A seven-ton I-beam being used to drive steel sheeting into the ground fell onto a construction worker in Queens, New York, Wednesday. The I-beam was attached to a crawler crane with a cable during a procedure in which the beam was being used as a hammer. When the cable snapped, the beam fell but became tangled with some steel sheeting, pinning the construction worker's lower legs but preventing him from taking the full impact of the beam.
Photo: FDNY Facebook
FDNY Deputy Chief James DiDomenico said his crew had three issues to deal with when they arrived on the accident scene in Kew Gardens on Queens Boulevard at about 10:20 a.m.
"The first issue was stabilizing the scene, because the hammer was leaning up against the steel sheeting and we were concerned about the hammer falling further and causing very serious injury," Didomenico said. The worker was pinned and injured, but still alert.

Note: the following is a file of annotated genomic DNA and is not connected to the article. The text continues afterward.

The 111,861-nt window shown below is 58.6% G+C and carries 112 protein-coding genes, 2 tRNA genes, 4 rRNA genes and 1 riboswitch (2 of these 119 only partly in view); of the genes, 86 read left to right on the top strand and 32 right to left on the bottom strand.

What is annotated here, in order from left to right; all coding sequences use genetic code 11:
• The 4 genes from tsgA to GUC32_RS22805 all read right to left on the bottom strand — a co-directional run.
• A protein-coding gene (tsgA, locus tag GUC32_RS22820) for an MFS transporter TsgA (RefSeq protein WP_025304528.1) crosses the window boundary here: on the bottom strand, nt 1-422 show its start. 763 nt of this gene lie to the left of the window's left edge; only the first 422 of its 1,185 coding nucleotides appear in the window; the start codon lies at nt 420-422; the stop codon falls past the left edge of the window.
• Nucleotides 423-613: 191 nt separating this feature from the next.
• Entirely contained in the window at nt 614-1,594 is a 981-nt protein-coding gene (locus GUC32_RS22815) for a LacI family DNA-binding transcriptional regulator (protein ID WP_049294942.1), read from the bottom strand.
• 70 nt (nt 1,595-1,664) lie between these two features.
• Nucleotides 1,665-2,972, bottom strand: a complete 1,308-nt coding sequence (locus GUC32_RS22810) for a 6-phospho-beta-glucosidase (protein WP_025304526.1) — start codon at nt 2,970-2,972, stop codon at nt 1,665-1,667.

"We stabilized the hammer using ropes, a griphoist and some struts. Once we had it stabilized, rescue paramedics administered medical care to the patient. He was conscious the entire time."
DiDomenico said he decided that rather than lifting the 7-ton hammer, he chose to dig underneath it to free the worker because that was an easier, quicker and safer operation. The operation took less than 20 minutes.
“If the whole thing had come down on him it would have been a much worse outcome,” Didomenico said. “But because it partially caught some of the steel sheeting, firefighters and EMS came in and were able to stabilize that so it didn’t come down any further.”
"What you saw take place here that quickly and that efficiently was due to constant training,” says FDNY Deputy Chief James DiDomenico. “This doesn’t happen every day, thank God, but we are ready for this.”
The construction worker suffered two broken legs and was transported to Jamaica Hospital.